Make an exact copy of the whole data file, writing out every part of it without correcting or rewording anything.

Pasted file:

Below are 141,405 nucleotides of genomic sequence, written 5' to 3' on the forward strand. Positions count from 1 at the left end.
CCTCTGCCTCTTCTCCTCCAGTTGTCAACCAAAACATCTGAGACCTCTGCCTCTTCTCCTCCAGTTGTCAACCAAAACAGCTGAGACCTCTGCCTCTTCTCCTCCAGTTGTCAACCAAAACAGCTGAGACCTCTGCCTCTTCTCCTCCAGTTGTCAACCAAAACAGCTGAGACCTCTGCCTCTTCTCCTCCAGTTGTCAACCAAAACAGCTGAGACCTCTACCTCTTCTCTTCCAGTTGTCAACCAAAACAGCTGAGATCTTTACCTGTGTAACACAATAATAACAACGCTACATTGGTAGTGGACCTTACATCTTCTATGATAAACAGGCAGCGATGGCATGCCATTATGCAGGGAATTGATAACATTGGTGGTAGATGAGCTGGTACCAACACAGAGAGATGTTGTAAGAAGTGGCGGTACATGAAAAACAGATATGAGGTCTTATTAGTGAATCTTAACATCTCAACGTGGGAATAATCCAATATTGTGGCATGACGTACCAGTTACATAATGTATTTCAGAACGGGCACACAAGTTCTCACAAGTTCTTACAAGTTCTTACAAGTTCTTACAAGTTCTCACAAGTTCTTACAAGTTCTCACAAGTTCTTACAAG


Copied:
Below are 141,405 nucleotides of genomic sequence, written 5' to 3' on the forward strand. Positions count from 1 at the left end.
CCTCTGCCTCTTCTCCTCCAGTTGTCAACCAAAACATCTGAGACCTCTGCCTCTTCTCCTCCAGTTGTCAACCAAAACAGCTGAGACCTCTGCCTCTTCTCCTCCAGTTGTCAACCAAAACAGCTGAGACCTCTGCCTCTTCTCCTCCAGTTGTCAACCAAAACAGCTGAGACCTCTGCCTCTTCTCCTCCAGTTGTCAACCAAAACAGCTGAGACCTCTACCTCTTCTCTTCCAGTTGTCAACCAAAACAGCTGAGATCTTTACCTGTGTAACACAATAATAACAACGCTACATTGGTAGTGGACCTTACATCTTCTATGATAAACAGGCAGCGATGGCATGCCATTATGCAGGGAATTGATAACATTGGTGGTAGATGAGCTGGTACCAACACAGAGAGATGTTGTAAGAAGTGGCGGTACATGAAAAACAGATATGAGGTCTTATTAGTGAATCTTAACATCTCAACGTGGGAATAATCCAATATTGTGGCATGACGTACCAGTTACATAATGTATTTCAGAACGGGCACACAAGTTCTCACAAGTTCTTACAAGTTCTTACAAGTTCTTACAAGTTCTCACAAGTTCTTACAAGTTCTCACAAGTTCTTACAAG